NESCOE Clarification: Tie Benefit Design Basis Document Reserve Requirement
October 6, 2010
The New England States Committee on Electricity (NESCOE) provides this memorandum to clarify an issue concerning its amendment (NESCOE Amendment) to the Tie Benefit Design Basis Document (draft DBD) in connection with reserve requirements. NESCOE appreciates that confusion over this issue was brought to its attention following the Reliability Committee meeting on September 22, 2010 and welcomes any follow-up discussions that may be helpful.
In sum, the plain language of the NESCOE Amendment to the draft DBD was controlling and NESCOE did not intend, by virtue of the associated discussion, to eliminate at this time and in this forum the current 200MW reserve requirement.
Background: Current Market Rules require ISO-New England, Inc. (ISO-NE) to include 200 MW of reserves in its calculation of Installed Capacity Requirements (ICR). Changes proposed by ISO-NE in the draft DBD considered by the Reliability Committee on September 22, 2010 included two provisions that would have increased this requirement to about 1,400 MW. Those provisions are:
3.A.iii Step c: Given the requirement to maintain operating reserves as part of normal system operations, reduce the available external interconnection capability calculated in Step b by reserving an amount of external interconnection import capability equal to one half the largest source contingency for purposes of meeting operating reserve requirements.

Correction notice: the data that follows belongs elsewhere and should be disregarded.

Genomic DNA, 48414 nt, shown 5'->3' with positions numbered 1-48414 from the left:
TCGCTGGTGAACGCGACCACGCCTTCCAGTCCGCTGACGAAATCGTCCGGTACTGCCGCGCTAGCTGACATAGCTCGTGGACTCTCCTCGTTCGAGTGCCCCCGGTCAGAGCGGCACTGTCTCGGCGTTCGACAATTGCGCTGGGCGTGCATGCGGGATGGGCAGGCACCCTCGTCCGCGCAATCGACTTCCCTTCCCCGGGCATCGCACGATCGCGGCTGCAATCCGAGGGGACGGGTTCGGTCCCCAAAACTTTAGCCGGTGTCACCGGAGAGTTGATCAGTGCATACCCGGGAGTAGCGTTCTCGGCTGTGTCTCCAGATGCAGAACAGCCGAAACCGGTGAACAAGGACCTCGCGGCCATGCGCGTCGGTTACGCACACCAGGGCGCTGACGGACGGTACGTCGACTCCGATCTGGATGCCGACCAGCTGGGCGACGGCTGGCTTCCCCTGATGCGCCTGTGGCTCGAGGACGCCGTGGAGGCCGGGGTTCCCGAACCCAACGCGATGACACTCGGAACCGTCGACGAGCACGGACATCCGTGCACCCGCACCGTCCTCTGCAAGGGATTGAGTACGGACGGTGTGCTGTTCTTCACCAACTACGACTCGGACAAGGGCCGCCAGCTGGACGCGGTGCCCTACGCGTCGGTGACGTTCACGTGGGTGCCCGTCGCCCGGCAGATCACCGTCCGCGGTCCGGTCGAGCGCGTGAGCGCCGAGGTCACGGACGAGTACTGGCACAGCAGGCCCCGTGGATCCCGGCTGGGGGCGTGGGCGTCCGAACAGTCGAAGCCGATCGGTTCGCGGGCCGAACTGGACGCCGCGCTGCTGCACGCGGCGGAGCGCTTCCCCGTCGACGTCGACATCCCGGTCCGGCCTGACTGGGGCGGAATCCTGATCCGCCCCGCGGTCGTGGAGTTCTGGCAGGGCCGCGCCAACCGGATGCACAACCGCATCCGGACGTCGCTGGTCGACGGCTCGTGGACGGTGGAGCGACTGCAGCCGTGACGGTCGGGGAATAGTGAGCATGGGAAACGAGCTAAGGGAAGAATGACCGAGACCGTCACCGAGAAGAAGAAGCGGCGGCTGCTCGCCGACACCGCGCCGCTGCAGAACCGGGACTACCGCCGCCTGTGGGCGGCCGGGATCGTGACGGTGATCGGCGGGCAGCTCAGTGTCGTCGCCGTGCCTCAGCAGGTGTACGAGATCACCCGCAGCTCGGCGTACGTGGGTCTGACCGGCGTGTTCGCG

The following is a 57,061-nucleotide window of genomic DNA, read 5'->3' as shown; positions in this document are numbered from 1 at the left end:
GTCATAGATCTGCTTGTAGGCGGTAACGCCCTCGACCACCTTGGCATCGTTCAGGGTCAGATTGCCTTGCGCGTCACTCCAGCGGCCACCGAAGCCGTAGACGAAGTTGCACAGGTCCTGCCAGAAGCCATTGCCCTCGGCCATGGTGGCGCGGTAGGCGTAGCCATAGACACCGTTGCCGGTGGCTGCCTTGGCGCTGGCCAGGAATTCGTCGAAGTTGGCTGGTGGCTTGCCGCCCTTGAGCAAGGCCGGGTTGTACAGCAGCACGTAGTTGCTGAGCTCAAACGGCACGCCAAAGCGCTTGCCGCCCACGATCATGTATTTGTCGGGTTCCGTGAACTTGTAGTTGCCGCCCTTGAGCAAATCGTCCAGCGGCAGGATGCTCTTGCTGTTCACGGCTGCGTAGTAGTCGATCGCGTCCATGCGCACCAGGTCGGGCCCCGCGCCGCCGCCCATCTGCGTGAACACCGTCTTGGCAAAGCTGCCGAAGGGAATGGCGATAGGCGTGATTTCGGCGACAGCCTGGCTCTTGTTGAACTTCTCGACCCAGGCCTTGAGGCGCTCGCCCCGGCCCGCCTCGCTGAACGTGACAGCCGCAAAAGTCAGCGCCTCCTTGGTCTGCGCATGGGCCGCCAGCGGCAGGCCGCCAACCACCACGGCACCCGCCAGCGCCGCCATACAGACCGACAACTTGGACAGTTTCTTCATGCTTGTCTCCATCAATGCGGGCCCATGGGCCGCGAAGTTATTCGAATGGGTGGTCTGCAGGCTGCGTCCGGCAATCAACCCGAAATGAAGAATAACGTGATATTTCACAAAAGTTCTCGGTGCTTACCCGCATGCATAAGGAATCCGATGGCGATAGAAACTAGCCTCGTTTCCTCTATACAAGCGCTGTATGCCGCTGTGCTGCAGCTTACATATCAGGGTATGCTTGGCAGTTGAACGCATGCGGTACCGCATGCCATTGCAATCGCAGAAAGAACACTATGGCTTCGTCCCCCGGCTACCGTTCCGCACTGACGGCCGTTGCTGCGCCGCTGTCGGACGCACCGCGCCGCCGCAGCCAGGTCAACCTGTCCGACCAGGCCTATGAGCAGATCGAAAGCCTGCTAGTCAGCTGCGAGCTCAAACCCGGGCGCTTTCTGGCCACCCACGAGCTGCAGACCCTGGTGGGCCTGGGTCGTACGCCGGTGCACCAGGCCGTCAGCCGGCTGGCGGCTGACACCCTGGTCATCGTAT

4.F.i In calculating the Installed Capacity Requirement, an amount of internal resource capacity equal to one half the largest source contingency will be maintained to meet operating reserve requirements and not utilized to meet load requirements.
Clarification: In connection with the NESCOE Amendment, Northeast Utilities moved that these provisions be eliminated from the proposed DBD. The NESCOE Amendment was adopted with about 61.5% in favor.
In the course of discussion Waine Whittier, representing NESCOE, was asked if it was NESCOE’s intent that the 200 MW reserve requirement should be eliminated. He responded that he thought it would be proper to do so, however, NESCOE’s Amendment did not include explicit language to do so. Therefore, the DBD as modified by the NESCOE Amendment during the September 22, 2010 Reliability Committee meeting leaves the treatment of reserves in the determination of ICR unchanged from current practice. In other words, the plain language of the NESCOE Amendment is controlling.
The discussion at the Reliability Committee meeting about this issue reflected that NESCOE is not at this time convinced that the NPCC planning criterion of not disconnecting customers more often than 0.1 days per year requires the simultaneous imposition of the operating criterion to maintain operating reserves equal to the largest source contingency, and therefore it may be appropriate to eliminate the 200 MW reserve requirement. However, NESCOE did not consider this particular requirement to be at issue in the current tie benefit discussion and believes it should be addressed in a different forum.
In sum, the plain language of the NESCOE Amendment was controlling, which means ISO-NE’s current practice of including 200 MW reserves in the calculation of ICR would continue until a more in depth analysis of the criteria is performed and discussed by stakeholders. It should not at this time be increased to 1,400 MW nor reduced to zero.
NESCOE appreciates the opportunity to provide this clarification and apologizes for any confusion that may have resulted from discussion about the 200MW reserve issue.